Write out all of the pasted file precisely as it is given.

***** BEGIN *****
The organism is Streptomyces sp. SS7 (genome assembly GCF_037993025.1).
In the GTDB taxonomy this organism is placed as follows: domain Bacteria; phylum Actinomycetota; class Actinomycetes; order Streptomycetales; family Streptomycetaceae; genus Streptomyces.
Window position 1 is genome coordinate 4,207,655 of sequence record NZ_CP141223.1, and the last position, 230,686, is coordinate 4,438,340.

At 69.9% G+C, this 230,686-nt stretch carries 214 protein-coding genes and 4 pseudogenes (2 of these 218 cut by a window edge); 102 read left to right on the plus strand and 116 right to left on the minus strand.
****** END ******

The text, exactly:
The organism is Streptomyces sp. SS7 (genome assembly GCF_037993025.1).
In the GTDB taxonomy this organism is placed as follows: domain Bacteria; phylum Actinomycetota; class Actinomycetes; order Streptomycetales; family Streptomycetaceae; genus Streptomyces.
Window position 1 is genome coordinate 4,207,655 of sequence record NZ_CP141223.1, and the last position, 230,686, is coordinate 4,438,340.

At 69.9% G+C, this 230,686-nt stretch carries 214 protein-coding genes and 4 pseudogenes (2 of these 218 cut by a window edge); 102 read left to right on the plus strand and 116 right to left on the minus strand.